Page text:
Diplomats believe the establishment of an Ethiopian military base in Somaliland would be the latest step in a plan to secure the UAE's sphere of influence across the Gulf and the Horn of Africa.

sparking tensions in the region

However, according to “Le Point”, the sudden agreement threatens to reignite tensions in the Horn of Africa, as the Somali government, which has never recognized Somaliland's independence, responded in a statement that “Somaliland is a region in Africa. part of the horn”. Somalia according to the constitution, therefore Somalia… This action is considered a flagrant violation of its sovereignty and unity. “

Somalia calls on the United Nations, the African Union, the Arab League and the East African regional organization IGAD to support Somalia, defend its sovereignty and force Ethiopia to comply with international law.

and even islamic youth movement relatedAl QaedaThe group, which has led a bloody insurgency against Somalia's federal government since 2007, criticized the deal and Abiy Ahmed's “expansionist agenda,” Le Point reported.

Abdikarim Hussein Guled, the Special Representative of the President of Somalia in Somaliland, criticized the Ethiopian government's actions on Monday, saying that what happened “blatantly ignored international standards and legal frameworks and blatantly violated Somalia's territorial sovereignty.” It also warned that the agreement was a “unilateral act.” “It puts regional stability at risk.”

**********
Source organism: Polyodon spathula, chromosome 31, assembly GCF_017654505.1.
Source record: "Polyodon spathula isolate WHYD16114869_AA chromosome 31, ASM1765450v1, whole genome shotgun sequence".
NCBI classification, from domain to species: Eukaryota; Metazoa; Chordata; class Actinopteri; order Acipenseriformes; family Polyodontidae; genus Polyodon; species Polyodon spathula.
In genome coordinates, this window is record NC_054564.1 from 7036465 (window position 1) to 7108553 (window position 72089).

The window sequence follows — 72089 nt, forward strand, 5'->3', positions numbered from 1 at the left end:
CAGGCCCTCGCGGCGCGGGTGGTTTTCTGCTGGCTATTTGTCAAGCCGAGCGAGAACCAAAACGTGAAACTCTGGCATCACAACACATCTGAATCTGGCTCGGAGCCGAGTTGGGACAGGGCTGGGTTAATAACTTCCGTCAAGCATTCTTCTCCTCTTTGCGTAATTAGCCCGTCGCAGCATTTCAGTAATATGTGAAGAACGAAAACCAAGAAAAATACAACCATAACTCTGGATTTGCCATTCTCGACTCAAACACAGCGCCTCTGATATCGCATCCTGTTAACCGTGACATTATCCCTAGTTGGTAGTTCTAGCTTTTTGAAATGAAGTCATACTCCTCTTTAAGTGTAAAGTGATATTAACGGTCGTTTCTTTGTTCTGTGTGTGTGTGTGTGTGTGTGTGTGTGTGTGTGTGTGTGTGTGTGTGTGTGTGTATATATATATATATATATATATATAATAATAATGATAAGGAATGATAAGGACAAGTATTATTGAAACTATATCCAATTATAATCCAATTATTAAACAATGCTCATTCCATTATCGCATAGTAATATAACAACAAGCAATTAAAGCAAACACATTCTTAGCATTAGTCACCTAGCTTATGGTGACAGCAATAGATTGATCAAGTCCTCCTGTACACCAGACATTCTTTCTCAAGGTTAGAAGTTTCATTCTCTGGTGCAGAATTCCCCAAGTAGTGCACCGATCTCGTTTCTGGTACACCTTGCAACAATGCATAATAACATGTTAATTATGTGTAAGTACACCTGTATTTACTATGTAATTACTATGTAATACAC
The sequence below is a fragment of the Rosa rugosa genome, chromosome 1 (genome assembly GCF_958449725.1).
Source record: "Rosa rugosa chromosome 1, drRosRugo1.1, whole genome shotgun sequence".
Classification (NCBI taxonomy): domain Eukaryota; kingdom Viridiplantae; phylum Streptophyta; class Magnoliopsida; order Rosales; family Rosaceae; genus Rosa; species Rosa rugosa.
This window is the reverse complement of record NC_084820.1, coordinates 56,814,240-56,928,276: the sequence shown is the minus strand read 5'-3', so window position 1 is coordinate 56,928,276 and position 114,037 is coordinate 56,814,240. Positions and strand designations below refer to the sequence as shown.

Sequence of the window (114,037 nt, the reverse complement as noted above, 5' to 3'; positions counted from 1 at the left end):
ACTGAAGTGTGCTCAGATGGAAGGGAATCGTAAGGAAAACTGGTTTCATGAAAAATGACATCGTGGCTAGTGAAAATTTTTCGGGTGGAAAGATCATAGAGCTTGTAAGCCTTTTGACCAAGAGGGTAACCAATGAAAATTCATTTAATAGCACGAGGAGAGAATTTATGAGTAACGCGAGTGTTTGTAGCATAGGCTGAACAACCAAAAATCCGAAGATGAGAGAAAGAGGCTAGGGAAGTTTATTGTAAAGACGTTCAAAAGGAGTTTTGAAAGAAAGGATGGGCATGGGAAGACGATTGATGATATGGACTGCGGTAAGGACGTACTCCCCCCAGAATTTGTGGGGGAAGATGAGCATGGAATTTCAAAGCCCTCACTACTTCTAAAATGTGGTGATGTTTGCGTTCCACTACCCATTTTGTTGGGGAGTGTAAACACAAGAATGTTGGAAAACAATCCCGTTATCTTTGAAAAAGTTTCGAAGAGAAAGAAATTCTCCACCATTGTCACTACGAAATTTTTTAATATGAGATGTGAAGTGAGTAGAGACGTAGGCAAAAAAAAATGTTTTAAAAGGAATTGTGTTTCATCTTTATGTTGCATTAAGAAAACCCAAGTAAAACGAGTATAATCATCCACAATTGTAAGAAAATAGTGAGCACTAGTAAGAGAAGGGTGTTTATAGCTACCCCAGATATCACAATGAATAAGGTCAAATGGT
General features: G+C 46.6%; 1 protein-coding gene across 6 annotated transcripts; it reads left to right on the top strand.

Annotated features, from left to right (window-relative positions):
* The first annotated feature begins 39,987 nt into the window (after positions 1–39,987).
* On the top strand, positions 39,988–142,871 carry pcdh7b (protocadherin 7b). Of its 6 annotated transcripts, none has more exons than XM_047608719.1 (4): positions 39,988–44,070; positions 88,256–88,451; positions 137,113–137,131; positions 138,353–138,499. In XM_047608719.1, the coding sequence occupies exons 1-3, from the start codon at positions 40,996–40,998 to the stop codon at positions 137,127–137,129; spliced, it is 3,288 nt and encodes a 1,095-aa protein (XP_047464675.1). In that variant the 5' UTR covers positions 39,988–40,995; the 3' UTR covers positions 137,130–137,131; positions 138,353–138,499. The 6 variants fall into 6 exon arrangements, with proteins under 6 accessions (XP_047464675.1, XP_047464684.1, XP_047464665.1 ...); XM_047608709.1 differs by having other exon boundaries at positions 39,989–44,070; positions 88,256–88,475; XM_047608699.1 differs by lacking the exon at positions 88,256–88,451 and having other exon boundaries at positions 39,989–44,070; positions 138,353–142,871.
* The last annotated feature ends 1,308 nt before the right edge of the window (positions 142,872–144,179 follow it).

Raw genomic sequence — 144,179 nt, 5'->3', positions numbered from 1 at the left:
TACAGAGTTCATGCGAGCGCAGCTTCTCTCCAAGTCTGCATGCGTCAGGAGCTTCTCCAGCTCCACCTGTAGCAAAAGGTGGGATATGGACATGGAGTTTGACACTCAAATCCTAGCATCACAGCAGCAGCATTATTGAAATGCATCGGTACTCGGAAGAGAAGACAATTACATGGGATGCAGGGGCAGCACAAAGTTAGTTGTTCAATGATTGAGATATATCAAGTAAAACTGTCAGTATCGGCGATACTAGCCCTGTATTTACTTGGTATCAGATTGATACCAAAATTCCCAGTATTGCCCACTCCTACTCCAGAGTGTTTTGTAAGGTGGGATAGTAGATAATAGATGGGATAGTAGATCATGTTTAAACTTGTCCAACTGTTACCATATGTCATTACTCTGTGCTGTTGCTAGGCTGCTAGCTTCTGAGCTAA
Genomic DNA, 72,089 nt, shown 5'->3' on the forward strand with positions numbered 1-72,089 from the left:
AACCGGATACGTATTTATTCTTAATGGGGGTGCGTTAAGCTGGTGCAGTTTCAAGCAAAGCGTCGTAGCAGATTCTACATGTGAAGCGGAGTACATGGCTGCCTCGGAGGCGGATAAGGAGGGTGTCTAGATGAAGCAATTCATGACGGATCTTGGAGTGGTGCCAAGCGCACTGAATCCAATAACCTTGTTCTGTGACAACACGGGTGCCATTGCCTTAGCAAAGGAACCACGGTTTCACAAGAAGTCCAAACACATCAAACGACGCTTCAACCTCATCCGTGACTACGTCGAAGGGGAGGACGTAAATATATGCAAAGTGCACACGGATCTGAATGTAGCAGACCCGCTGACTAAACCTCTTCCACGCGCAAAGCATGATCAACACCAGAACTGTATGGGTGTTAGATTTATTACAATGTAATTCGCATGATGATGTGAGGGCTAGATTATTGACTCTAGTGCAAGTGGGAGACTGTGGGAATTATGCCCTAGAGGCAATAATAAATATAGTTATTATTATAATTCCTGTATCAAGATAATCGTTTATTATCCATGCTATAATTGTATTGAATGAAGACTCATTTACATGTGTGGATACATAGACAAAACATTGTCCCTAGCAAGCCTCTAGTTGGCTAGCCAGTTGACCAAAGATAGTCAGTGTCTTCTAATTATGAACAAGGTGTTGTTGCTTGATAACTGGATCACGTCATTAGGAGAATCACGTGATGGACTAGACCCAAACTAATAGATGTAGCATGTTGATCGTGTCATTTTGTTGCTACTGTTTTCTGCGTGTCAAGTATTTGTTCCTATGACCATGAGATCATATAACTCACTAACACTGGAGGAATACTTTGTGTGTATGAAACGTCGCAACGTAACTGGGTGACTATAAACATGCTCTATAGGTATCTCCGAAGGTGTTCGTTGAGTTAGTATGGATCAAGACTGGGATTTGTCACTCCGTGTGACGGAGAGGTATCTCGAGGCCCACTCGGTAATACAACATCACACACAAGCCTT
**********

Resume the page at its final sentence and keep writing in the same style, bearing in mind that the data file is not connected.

Western diplomat: The world lives in an era where if a person is cruel and reckless, no one can defeat him

Lacroix said the deal could destabilize the entire region and particularly undermine potential negotiations between Somalia and Somaliland, especially since the Somali authorities and the breakaway Somaliland region announced last week that Djibouti President Ismail This is the first time since the last negotiations failed in 2020 that negotiations were held under the good offices of Al Omar Guelleh.

Somalia cancels cooperation agreement between DP World, Somaliland and Ethiopia to operate Berbera port
View from Berbera (island) harbor

The Economist concluded that the agreement is likely to cause dissatisfaction with Egypt and Saudi Arabia, which do not view the UAE's pursuit of regional hegemony, while Djibouti, which will lose Ethiopian trade flows, will not be happy about it, but Eritrea will. The purpose of coming to Abiy had been achieved and one could breathe a sigh of relief without having to use weapons, but the possibility of the Ethiopian navy showing up on one's doorstep, no matter how remote, was not to be welcomed.

The Economist warned that Ethiopia's move could destabilize the already volatile Horn of Africa region, but it chose to end its report with comments from a Western diplomat who said: “The world lives in a In an era where, she said, “he is cruel and reckless, and no one can stand up to him,” it's a lesson. The magazine said Abiy Ahmed learned this early on.